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A Plague Tale: Innocence Review

Reading Time: 7 minutes

Game Details

Title: A Plague Tale: Innocence
Developer: Asobo Studio
Publisher: Focus Home Interactive
Genre: Action, Adventure
Platform: PS4
Audience: PEGI 18
Release Date: 14.05.19
Price: £44.99 – Rapid Reviews UK was very kindly provided with a review code for this title.

What the Developers say

Follow the grim tale of young Amicia and her little brother Hugo, in a heartrending journey through the darkest hours of history. Hunted by Inquisition soldiers and surrounded by unstoppable swarms of rats, Amicia and Hugo will come to know and trust each other. As they struggle to survive against overwhelming odds, they will fight to find purpose in this brutal, unforgiving world.


Based in Bordeaux, France, Asobo Studio is somewhat of an unknown entity. While they assisted with the development of several movie tie-in games, such as WALL-E, Up and Toy Story 3, Asobo has yet to produce a critical hit that demonstrates their talents. In comes A Plague Tale: Innocence, a heart-breaking narrative that has become their standout title.

A Plague Tale is set in mid-1300s France, a time when the country found itself decimated by the Black Death and in the wake of religious, social and economic turmoil. Tackling such a devasting episode of history is no easy task; the plague is estimated to have killed more than a third of Europe’s population and resulted in the persecution and extermination of many minority groups. A Plague Tale addresses these threads through the story of a young girl, Amicia, and her younger brother, Hugo.

Playing as Amicia through a third person, stealth-action perspective, the game opens with the Inquisition searching for Hugo, forcing you to escape from your family home and experience the plague’s devasting impact. Hugo has spent his entire childhood indoors, having little to no interaction with Amicia due to an unknown illness. This sets up an interesting dynamic between Amicia and Hugo, as they develop what is essentially a new relationship while attempting to escape the Inquisition. The bond that emerges between the two stands out against the chaos and horror of their environment, and allows the developers to create an emotional tale of family and loss that stayed with me long after the credits had rolled.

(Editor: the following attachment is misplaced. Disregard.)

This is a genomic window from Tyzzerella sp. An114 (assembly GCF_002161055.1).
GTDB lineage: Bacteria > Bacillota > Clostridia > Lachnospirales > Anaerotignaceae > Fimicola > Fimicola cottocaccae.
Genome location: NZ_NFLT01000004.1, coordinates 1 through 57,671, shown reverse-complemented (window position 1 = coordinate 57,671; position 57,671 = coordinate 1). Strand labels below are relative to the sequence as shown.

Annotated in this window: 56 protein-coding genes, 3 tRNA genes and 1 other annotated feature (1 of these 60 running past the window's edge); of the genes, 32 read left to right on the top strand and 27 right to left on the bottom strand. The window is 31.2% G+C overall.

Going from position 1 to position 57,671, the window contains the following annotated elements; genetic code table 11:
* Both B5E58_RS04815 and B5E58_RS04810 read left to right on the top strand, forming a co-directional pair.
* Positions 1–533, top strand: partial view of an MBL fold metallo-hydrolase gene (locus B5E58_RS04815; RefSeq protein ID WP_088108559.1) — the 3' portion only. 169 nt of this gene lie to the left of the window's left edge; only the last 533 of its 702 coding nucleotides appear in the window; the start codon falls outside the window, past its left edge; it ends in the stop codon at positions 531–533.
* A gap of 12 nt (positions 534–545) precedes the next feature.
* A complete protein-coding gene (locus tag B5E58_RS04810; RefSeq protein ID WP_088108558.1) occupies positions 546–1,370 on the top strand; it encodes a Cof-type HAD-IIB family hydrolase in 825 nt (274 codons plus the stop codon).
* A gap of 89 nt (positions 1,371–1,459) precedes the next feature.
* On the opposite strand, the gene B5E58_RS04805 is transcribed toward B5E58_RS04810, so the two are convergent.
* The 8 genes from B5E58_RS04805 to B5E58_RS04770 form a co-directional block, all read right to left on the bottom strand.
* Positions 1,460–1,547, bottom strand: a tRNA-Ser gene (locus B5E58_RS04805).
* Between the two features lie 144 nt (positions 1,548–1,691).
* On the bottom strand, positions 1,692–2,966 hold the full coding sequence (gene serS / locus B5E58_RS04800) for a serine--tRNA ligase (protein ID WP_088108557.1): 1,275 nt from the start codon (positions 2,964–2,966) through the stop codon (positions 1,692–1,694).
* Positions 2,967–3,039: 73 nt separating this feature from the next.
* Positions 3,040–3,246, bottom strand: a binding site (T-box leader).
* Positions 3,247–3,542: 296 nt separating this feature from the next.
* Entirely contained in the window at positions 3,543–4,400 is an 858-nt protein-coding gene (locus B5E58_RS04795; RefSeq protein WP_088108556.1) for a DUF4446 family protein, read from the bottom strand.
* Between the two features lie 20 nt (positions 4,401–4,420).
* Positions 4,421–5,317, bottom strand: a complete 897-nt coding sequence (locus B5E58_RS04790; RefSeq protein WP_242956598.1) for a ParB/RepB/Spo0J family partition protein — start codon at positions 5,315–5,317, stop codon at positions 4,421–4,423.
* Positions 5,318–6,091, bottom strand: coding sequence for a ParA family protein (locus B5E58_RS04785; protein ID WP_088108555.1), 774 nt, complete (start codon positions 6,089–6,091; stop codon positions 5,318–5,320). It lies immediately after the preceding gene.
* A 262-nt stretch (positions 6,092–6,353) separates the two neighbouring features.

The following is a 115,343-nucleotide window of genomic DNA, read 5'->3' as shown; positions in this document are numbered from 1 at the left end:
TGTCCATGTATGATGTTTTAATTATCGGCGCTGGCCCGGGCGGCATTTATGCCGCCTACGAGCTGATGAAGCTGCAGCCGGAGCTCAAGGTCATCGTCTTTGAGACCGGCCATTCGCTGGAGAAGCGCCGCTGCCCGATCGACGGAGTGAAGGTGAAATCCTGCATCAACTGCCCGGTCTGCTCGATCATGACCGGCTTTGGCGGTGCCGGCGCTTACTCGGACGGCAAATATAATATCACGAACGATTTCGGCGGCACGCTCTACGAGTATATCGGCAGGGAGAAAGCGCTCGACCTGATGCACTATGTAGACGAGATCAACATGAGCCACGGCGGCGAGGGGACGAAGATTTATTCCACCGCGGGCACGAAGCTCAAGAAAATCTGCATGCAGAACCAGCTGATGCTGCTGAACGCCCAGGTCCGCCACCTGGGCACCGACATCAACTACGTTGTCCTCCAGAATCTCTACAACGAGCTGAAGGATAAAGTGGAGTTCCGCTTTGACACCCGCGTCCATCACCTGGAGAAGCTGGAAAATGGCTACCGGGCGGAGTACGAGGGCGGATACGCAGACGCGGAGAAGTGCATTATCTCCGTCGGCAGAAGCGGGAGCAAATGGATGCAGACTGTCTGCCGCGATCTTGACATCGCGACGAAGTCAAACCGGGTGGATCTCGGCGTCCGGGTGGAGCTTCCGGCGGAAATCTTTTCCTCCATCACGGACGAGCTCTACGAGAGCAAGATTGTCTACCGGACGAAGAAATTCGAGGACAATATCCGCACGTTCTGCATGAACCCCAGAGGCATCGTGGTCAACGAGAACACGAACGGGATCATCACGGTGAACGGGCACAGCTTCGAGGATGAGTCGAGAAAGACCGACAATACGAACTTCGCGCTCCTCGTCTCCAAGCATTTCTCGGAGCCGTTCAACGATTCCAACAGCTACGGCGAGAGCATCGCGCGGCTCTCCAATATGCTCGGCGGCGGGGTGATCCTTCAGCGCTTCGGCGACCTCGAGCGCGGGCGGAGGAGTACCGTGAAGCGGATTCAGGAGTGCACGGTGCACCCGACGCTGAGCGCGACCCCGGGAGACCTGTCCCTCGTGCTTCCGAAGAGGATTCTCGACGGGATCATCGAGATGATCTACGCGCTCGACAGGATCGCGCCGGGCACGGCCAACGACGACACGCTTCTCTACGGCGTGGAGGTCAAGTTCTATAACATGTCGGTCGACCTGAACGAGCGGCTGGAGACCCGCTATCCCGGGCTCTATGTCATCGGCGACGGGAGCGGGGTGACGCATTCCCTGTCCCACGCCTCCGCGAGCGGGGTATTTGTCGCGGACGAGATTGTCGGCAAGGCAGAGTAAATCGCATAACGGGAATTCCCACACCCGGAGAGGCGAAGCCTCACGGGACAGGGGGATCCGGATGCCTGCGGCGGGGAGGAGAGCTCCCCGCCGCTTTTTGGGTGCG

For the majority of your adventure, Hugo is at your side, holding your hand through a myriad of dangerous encounters. These are primarily composed of stealth sections where your main objective is to sneak past Inquisition guards unscathed. Once spotted, it can be difficult to escape your foes and Amicia is taken down swiftly. Your only weapon is a slingshot which can be used to stun enemies, knock off armour pieces or, once upgraded, even kill. Alternatively, you can throw rocks to distract enemies and sneak by them.

The D-pad can be used to issue orders to Hugo (and other companions), telling him to stay or follow. Leaving him unattended can result in him panicking, alerting nearby guards to your presence. As the story progresses, you meet several companions who join your journey, offering different supportive abilities such as picking locks to open chests or silently taking down guards. While encounters in the early hours of the game can feel repetitive, the introduction of these new characters helps to break the monotony later on.

Unfortunately (or rather fortunately for Amicia’s sake), the human enemies complete lack of intelligence results in them often not hearing cries from their fallen comrades, even when they die ten feet away. Similarly, the stealth mechanics can often feel futile because of how easy it is to outwit the Inquisition. When you are not sneaking past guards with ease, you will have to outsmart the plague-infested rodents that litter the world. The sight and sound of these scurrying rats is unsettling throughout, and their sheer number creates an incredibly uncomfortable atmosphere.

Fire is most certainly your best friend when it comes to these creatures, and lighting braziers or using fire projectiles can help to fend them off. Pushing them back with a torch, knowing that it may run out at any second, is a terrifying experience and the developers have not held back when it comes to characters being consumed by the rats.

Out of combat, there are some light puzzle sections to complete. This tends to involve moving crates to reach higher points, sending a companion forward to navigate an area or unlocking a door. Navigating the rodents is somewhat of a puzzle in itself, as you need to think carefully about how to use fire or other sources of light to create a path. The puzzles are never too challenging to solve and suited the pace of the story nicely. Taking 10-15 minutes to contemplate how to proceed, while hundreds of rats circle you, just wouldn’t have felt right.